Officials with the Diphtheria Reference Centre, Austrian Agency for Health and Food Safety (AGES) in Vienna reported an imported case of cutaneous diphtheria (C. diphtheriae) in a tourist to Sri Lanka, according to a post on the infectious disease website, ProMed Mail.

cutaneous diphtheria/CDC
cutaneous diphtheria/CDC

Health officials say the patient returned from a month-long trip to Sri Lanka in late December and presented as an outpatient at the hospital signs and symptoms of infection of the tissues near a fingernail.

Cultures taken at admission revealed toxigenic Corynebacterium diphtheriae.

In the summer of 2015, European health authorities reported nine cutaneous diphtheria cases in asylum seekers in three nations- Denmark, Sweden and Germany.

Cutaneous diphtheria is endemic in tropical countries but is uncommon in Europe. Vaccination is the only effective protection against toxigenic diphtheria and unvaccinated people are at risk of developing potentially life threatening infection with toxigenic C. diphtheriae.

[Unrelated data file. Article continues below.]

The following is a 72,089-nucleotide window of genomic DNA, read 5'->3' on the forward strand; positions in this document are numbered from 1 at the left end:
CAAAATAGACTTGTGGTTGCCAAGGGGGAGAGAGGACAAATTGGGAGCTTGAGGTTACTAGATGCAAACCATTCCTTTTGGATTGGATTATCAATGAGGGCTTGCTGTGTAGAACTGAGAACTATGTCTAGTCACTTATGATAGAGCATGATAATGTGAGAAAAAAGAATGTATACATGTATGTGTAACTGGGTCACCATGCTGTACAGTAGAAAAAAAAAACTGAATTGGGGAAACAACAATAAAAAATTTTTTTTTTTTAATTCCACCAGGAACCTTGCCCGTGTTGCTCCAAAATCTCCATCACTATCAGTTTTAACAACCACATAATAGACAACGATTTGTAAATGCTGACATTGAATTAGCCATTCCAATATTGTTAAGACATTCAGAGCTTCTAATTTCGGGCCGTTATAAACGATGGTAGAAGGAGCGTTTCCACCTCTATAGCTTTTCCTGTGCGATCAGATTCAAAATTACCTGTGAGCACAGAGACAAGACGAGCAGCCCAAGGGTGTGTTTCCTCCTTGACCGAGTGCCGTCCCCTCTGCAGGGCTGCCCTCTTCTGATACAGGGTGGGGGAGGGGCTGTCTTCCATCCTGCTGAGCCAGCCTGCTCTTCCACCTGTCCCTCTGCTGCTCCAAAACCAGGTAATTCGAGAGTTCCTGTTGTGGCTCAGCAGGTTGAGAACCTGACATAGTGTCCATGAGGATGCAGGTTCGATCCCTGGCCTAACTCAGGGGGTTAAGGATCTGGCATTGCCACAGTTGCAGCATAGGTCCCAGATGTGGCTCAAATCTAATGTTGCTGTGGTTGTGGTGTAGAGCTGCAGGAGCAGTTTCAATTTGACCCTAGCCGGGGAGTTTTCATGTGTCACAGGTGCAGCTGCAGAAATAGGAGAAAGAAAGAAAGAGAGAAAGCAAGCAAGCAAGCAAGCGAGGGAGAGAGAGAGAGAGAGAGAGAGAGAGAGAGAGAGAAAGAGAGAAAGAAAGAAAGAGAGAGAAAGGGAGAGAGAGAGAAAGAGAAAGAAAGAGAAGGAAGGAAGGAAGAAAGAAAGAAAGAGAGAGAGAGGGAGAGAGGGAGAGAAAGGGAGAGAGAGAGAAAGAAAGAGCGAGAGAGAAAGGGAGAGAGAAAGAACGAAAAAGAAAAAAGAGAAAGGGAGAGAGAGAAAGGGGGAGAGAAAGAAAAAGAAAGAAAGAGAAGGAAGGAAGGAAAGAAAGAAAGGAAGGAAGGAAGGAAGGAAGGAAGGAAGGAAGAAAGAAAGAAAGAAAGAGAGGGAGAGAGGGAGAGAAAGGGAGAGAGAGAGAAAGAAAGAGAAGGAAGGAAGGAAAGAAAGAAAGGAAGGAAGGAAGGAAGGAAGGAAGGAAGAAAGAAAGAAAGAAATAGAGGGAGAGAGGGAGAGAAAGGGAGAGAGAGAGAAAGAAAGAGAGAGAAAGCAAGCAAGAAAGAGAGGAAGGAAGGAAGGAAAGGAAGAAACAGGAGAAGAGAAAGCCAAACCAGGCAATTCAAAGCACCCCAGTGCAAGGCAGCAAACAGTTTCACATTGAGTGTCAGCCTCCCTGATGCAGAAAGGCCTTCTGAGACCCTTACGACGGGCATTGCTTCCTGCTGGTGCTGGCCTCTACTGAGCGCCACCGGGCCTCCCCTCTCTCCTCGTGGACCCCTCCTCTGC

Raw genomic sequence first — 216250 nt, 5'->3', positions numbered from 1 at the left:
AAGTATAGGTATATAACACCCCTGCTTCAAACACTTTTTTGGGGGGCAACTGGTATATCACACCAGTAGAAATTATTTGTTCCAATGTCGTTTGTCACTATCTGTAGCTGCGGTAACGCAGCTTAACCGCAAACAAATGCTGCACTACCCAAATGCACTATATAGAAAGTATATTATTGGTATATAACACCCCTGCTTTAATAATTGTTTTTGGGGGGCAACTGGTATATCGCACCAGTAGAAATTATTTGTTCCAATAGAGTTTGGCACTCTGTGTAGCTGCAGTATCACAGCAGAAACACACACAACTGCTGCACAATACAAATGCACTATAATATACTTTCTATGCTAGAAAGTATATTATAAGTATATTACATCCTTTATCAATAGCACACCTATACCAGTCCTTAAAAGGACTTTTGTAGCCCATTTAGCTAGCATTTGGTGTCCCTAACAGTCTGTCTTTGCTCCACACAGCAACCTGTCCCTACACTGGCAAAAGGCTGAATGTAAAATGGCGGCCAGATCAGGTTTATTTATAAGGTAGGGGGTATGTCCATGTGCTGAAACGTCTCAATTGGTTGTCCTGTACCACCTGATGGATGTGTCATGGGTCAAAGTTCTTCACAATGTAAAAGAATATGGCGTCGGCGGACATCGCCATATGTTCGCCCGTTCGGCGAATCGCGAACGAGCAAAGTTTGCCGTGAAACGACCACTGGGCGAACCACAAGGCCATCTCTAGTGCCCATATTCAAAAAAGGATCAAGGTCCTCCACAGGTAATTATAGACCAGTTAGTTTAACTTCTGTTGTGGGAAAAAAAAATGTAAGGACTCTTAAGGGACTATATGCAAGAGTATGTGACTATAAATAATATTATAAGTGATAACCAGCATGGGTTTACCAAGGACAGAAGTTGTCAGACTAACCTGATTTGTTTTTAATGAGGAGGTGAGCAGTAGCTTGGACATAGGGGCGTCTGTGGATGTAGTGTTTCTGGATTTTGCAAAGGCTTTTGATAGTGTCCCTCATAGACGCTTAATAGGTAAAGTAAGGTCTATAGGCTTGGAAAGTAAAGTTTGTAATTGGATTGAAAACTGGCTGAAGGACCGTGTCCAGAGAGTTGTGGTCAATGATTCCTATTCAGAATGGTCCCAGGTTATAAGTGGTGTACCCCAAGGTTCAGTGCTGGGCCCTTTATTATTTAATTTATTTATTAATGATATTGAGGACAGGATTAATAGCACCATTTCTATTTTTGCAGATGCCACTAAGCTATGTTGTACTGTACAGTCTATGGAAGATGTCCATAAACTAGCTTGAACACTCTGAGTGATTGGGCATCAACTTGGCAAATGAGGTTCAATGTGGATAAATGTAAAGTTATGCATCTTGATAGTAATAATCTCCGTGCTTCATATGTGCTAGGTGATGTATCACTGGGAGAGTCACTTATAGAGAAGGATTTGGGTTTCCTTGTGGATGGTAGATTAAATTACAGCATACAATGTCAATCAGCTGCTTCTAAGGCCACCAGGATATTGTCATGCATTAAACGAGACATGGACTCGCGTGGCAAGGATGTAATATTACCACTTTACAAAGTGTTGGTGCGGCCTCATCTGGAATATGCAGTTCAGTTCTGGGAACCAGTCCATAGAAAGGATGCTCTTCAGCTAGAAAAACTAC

According to the Mayo Clinic, cutaneous diphtheria affect the skin, causing the typical pain, redness and swelling associated with other bacterial skin infections. Ulcers covered by a gray membrane also may develop in cutaneous diphtheria.

People can get sick from touching open sores (skin lesions) or clothes that touched open sores of someone sick with diphtheria.